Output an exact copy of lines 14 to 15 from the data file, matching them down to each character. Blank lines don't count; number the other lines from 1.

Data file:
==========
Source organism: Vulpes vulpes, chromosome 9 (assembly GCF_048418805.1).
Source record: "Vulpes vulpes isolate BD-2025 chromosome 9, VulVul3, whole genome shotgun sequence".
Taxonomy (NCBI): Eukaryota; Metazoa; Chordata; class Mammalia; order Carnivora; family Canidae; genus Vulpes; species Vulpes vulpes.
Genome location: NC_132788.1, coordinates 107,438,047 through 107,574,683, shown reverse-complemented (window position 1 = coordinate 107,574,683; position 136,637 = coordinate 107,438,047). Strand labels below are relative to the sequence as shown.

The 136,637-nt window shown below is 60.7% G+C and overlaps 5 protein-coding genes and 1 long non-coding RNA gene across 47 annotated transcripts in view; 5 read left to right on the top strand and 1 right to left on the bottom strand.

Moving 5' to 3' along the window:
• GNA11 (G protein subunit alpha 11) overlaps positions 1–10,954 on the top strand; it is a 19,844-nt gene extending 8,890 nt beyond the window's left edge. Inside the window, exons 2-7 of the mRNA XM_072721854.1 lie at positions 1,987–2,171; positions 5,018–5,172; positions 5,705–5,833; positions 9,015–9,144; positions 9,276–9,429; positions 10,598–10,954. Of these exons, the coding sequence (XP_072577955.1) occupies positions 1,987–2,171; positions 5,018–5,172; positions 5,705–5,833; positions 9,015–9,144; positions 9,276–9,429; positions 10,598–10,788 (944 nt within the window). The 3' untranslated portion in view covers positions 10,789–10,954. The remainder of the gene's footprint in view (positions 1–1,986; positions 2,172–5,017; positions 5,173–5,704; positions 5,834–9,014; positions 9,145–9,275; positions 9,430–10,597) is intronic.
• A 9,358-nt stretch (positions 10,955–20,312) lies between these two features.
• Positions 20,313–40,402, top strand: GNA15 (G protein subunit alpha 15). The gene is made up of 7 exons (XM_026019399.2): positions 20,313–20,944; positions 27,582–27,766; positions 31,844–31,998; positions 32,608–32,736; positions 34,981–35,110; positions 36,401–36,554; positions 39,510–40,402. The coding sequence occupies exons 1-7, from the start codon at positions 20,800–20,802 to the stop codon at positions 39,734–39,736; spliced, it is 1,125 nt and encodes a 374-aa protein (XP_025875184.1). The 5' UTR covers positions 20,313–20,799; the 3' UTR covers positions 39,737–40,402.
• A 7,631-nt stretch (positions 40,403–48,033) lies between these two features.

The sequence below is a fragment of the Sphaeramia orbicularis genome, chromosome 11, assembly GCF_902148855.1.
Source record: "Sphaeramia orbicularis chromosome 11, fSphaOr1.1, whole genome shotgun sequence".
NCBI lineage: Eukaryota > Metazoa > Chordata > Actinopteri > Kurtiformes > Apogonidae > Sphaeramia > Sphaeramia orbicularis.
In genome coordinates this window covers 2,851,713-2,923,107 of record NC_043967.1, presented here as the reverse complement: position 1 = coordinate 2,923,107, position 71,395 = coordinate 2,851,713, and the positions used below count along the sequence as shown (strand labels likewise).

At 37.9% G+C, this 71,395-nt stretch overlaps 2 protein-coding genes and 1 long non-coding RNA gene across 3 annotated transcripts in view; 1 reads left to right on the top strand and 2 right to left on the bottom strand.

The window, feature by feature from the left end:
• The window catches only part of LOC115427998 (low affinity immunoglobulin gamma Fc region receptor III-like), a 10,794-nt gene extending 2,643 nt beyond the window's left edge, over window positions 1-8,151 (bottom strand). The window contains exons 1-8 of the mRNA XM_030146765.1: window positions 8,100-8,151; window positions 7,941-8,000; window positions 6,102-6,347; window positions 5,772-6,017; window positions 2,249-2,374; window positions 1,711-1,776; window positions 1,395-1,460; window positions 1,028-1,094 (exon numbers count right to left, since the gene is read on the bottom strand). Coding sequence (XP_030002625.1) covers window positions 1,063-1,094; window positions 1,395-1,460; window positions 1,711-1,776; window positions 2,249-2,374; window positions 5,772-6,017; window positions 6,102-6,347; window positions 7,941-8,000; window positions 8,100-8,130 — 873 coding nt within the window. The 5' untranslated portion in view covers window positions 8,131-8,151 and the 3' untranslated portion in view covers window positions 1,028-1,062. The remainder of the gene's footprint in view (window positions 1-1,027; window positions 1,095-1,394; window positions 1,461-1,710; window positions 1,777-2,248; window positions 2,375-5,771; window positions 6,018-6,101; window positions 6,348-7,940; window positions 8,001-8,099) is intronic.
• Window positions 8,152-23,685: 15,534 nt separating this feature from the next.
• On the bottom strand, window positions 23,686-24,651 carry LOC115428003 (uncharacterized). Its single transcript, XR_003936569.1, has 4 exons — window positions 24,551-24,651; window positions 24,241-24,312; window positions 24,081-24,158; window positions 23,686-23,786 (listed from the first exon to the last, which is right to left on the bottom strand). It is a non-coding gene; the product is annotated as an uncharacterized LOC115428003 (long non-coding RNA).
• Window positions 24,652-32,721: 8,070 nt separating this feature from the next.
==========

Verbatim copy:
In genome coordinates this window covers 2,851,713-2,923,107 of record NC_043967.1, presented here as the reverse complement: position 1 = coordinate 2,923,107, position 71,395 = coordinate 2,851,713, and the positions used below count along the sequence as shown (strand labels likewise).

At 37.9% G+C, this 71,395-nt stretch overlaps 2 protein-coding genes and 1 long non-coding RNA gene across 3 annotated transcripts in view; 1 reads left to right on the top strand and 2 right to left on the bottom strand.